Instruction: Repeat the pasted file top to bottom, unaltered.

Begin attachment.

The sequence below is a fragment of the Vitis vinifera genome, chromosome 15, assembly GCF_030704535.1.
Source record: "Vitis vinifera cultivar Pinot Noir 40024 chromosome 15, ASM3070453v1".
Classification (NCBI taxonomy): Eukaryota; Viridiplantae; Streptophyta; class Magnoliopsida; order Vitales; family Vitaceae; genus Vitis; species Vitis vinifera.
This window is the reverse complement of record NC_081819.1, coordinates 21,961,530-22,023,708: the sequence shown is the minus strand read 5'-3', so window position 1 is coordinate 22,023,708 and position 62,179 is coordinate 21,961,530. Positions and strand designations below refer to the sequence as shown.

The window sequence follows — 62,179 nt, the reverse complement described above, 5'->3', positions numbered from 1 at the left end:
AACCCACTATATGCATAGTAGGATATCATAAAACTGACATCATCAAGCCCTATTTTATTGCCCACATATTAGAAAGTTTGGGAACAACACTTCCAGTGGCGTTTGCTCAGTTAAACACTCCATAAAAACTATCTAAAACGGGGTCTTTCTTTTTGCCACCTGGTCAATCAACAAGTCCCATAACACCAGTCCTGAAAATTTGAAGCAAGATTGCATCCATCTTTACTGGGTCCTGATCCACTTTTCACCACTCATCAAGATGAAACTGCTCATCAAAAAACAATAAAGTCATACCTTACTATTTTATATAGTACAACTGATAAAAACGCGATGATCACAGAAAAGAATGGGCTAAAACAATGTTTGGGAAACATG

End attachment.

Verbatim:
The sequence below is a fragment of the Vitis vinifera genome, chromosome 15, assembly GCF_030704535.1.
Source record: "Vitis vinifera cultivar Pinot Noir 40024 chromosome 15, ASM3070453v1".
Classification (NCBI taxonomy): Eukaryota; Viridiplantae; Streptophyta; class Magnoliopsida; order Vitales; family Vitaceae; genus Vitis; species Vitis vinifera.
This window is the reverse complement of record NC_081819.1, coordinates 21,961,530-22,023,708: the sequence shown is the minus strand read 5'-3', so window position 1 is coordinate 22,023,708 and position 62,179 is coordinate 21,961,530. Positions and strand designations below refer to the sequence as shown.

The window sequence follows — 62,179 nt, the reverse complement described above, 5'->3', positions numbered from 1 at the left end:
AACCCACTATATGCATAGTAGGATATCATAAAACTGACATCATCAAGCCCTATTTTATTGCCCACATATTAGAAAGTTTGGGAACAACACTTCCAGTGGCGTTTGCTCAGTTAAACACTCCATAAAAACTATCTAAAACGGGGTCTTTCTTTTTGCCACCTGGTCAATCAACAAGTCCCATAACACCAGTCCTGAAAATTTGAAGCAAGATTGCATCCATCTTTACTGGGTCCTGATCCACTTTTCACCACTCATCAAGATGAAACTGCTCATCAAAAAACAATAAAGTCATACCTTACTATTTTATATAGTACAACTGATAAAAACGCGATGATCACAGAAAAGAATGGGCTAAAACAATGTTTGGGAAACATG